An Interview With Human Rights Campaign's Chad Griffin
October 22, 2012
We are honored to welcome Chad Griffin, president of the Human Rights Campaign -- the largest civil rights organization working to achieve equality for lesbian, gay, bisexual and transgender Americans, representing more than one million members and supporters nationwide. A founding member of the American Foundation for Equal Rights (AFER) -- the sole sponsor of the Proposition 8 lawsuit in California -- Griffin recruited Theodore Olson and David Boies who have successfully argued the case, which now goes to the Supreme Court.
In this edition of Positive Voice, Chad previews some of the major legislative priorities related to HIV advocacy for 2013 and beyond that HRC is preparing to tackle, and discusses the impact of the November Elections on the National AIDS Strategy and critical spending priorities at the federal level. Chad also explains why full implementation of the Affordable Care Act (ACA), repealing laws that criminalize sex for HIV-positive people, and ensuring marriage equality nationwide is key to ultimately winning the war on HIV/AIDS.
Paul DeMiglio: What does HRC see as the top legislative and policy priorities related to HIV advocacy in the coming year? What will HRC's role be in building support for these objectives and to what extent do LGBT legislative efforts intersect with those on the HIV advocacy front?
Chad Griffin: Next year's priorities will, in many ways, be influenced by the outcomes of November election. Regardless, an immediate priority before the end of this year will be ensuring that however Congress deals with the looming across-the-board cuts to domestic programs, those serving vulnerable people living with HIV and AIDS are protected to the greatest degree possible. But that's not the end of the story. We'll have to once again focus on the appropriations process in 2013, pushing for strong funding for prevention, care and research and fighting against ideological restrictions like bans on syringe exchange.
What impact will the outcome of the 2012 Election have on these legislative priorities?
The election will have a tremendous impact. Will we have the president who has laid out a vision for fighting the epidemic in a first-of-its-kind National HIV/AIDS Strategy, or one who wants to drastically reduce the role of the federal government? Will we have a Congress controlled by leaders who support a robust federal response to HIV and AIDS, or those who would waste federal dollars on failed abstinence-only programs and stand in the way of prevention tailored to communities most in need, like gay and bisexual men of color?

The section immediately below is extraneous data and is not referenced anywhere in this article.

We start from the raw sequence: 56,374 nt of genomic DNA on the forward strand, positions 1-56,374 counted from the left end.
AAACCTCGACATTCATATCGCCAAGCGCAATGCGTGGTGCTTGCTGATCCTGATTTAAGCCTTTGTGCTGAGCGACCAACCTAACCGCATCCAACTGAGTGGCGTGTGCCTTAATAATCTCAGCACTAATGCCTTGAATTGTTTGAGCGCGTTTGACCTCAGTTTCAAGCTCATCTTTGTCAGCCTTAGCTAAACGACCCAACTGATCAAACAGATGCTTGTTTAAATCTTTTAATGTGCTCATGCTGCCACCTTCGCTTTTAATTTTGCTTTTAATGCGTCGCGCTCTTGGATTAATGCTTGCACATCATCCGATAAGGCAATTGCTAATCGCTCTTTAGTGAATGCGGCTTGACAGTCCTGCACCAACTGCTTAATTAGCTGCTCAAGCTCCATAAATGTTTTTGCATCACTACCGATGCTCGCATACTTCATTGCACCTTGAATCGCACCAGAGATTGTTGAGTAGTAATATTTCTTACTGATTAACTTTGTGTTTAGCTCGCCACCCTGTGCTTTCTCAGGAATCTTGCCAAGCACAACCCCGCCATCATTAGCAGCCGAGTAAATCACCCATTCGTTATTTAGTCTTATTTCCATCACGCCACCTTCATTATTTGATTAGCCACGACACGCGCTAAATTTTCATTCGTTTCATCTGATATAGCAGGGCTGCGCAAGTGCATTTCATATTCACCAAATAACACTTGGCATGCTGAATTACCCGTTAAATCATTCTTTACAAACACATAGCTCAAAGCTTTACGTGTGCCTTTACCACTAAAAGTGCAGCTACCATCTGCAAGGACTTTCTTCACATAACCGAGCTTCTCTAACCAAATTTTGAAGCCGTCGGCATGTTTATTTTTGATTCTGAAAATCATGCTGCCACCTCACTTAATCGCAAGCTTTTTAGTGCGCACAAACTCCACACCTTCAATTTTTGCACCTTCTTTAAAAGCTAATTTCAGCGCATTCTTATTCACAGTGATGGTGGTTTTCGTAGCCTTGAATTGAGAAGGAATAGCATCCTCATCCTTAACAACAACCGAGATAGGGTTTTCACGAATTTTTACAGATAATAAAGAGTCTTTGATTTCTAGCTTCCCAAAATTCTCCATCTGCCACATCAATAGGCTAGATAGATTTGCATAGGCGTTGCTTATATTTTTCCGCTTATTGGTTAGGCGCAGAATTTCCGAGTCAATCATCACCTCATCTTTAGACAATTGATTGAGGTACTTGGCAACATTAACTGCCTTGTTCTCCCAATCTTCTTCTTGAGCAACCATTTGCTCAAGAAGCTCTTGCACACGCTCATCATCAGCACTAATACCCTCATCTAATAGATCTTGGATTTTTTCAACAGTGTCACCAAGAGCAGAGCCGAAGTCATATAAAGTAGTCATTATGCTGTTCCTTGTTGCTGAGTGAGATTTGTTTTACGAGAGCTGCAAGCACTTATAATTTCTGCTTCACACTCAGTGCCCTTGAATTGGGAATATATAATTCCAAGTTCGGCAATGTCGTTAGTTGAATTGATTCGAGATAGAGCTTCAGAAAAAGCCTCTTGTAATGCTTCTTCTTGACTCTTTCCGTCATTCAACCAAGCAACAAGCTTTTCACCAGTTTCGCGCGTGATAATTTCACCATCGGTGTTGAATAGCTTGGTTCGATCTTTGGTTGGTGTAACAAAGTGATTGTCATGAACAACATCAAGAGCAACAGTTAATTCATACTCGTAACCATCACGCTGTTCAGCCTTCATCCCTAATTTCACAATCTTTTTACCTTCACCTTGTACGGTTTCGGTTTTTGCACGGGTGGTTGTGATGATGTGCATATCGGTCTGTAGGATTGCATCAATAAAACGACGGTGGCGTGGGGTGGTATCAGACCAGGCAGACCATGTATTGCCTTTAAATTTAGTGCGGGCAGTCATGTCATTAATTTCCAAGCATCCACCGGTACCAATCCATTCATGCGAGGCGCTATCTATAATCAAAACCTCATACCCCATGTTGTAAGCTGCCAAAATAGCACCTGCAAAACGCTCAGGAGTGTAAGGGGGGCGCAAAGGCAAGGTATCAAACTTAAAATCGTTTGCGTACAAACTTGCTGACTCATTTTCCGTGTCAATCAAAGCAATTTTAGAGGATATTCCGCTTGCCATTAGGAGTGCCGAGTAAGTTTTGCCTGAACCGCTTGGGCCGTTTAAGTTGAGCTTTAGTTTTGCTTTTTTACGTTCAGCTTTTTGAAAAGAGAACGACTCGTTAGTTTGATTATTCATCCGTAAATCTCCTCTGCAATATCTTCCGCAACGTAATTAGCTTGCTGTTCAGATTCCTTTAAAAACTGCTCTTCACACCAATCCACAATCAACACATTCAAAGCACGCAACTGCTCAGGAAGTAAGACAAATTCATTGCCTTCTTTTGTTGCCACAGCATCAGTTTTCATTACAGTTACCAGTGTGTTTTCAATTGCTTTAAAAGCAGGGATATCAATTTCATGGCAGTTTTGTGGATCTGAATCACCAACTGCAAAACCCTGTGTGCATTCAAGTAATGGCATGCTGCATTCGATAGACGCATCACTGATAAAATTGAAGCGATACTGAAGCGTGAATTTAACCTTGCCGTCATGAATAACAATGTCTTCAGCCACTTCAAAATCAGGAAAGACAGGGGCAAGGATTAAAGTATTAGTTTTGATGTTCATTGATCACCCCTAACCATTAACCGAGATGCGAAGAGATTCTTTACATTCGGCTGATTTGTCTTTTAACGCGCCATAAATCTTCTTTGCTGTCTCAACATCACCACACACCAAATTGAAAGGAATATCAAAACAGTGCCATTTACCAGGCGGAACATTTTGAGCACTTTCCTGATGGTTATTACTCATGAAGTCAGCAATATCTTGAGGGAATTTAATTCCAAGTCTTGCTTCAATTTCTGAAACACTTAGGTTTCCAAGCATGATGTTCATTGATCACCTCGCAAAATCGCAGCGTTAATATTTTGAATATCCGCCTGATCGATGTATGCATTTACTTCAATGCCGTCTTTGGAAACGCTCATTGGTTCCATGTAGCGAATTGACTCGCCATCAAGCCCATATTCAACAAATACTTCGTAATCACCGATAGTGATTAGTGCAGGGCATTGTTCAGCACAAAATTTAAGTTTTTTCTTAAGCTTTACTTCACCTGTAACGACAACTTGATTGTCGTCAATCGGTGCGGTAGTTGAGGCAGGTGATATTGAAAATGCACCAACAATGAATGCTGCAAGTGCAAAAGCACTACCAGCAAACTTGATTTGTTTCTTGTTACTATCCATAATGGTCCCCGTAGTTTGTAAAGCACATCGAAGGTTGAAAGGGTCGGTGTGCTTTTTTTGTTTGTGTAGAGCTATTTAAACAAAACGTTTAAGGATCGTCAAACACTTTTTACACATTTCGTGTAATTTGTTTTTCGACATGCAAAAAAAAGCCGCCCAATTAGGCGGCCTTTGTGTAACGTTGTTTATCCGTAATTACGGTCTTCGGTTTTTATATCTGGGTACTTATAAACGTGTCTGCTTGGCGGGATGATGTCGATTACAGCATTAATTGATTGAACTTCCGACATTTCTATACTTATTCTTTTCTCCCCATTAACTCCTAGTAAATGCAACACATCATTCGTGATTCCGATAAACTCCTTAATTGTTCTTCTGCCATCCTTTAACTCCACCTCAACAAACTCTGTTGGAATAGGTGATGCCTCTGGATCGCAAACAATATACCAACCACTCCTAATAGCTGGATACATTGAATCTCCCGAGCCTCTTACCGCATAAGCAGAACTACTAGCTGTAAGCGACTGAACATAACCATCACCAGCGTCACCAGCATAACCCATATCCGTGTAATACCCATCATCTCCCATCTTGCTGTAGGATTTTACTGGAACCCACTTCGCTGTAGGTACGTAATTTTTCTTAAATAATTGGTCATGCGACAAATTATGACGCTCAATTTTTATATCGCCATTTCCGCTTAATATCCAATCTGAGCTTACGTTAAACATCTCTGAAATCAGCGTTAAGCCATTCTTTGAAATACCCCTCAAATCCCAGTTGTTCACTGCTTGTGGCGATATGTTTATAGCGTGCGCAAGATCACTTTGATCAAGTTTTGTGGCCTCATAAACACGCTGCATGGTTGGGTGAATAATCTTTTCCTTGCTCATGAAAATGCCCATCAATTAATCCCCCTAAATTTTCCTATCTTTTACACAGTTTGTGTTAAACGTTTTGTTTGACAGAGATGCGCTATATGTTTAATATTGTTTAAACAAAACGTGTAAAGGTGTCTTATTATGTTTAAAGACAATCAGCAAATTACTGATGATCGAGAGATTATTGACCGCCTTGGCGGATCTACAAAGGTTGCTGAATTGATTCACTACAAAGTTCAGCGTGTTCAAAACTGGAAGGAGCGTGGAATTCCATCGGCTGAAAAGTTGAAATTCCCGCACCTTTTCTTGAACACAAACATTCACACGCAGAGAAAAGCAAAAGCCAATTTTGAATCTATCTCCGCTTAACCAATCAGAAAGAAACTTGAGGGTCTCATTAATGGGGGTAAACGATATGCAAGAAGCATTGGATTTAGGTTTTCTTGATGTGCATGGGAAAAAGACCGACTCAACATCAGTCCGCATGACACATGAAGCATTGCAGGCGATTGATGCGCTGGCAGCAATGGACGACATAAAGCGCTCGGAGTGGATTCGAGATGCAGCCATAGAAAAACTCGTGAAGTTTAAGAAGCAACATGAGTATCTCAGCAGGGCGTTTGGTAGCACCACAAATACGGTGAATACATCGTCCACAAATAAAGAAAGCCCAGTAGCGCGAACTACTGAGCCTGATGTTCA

Can you explain the relationship between marriage equality and HIV prevention in terms of marriage equality as a structural intervention?
When we make it safer for gay men to live openly with less fear of discrimination and violence, to form relationships that are not just tolerated, but respected and celebrated, fewer of them will live out their sexual lives underground, engaging in behaviors that increase their risk of becoming positive. Every time we expand the number of states with marriage equality, we show our community, and particularly the next generation of gay men, that their sexual orientation need not be a barrier to living the lives they want to live. We help build a nation that respects gay men and helps them to respect themselves.
How will full implementation of the Affordable Care Act (ACA) effect access to care for HIV-positive gay and bisexual men?
The ACA, when fully implemented, will ensure that all Americans have more access to more affordable care. The ban on discrimination based on pre-existing conditions will ensure that people with HIV cannot be turned away from coverage simply because of their status. Nondiscrimination protections in the state health insurance exchanges will also protect LGBT people, including those living with HIV and AIDS, from unequal treatment in finding and purchasing health coverage -- coverage that they may currently be unable to obtain through a same-sex partner or spouse's employer. The expansion of Medicaid will bring millions more low income individuals into care, including many of the most vulnerable members of our community.
What effect would repeal of laws that criminalize sex for HIV-positive people -- as well as lifting the federal ban on syringe exchange programs -- have on testing and linkage to care?
Laws that criminalize HIV transmission are all too often based on outmoded understandings of how the virus is spread and used to punish individuals who do not even transmit HIV or have any intent to do so. They stigmatize people with HIV and AIDS as individuals whose very bodies are "deadly weapons" and whose intimate relationships are potential criminal acts. Similarly, the ban on syringe exchange is contrary to scientific proof that this prevention program reduces transmission without increasing illicit drug use, and serves to stigmatize another vulnerable population. Laws like these, by creating stigma and encouraging discrimination, drive individuals away from testing and care and only further the spread of HIV and AIDS.
What is HRC doing in terms of fostering coalitions with HIV/AIDS organizations to ensure that priorities as well as strategies are aligned?
HRC actively participates in coalition with HIV/AIDS organizations, including the Federal AIDS Policy Partnership (FAPP) and turns to them for their expertise and input as we develop and implement our legislative and policy strategies. We look forward to continuing those partnerships.
Paul DeMiglio is deputy editor of Positive Voice.
This article was provided by National Association of People With AIDS. It is a part of the publication Positive Voice.
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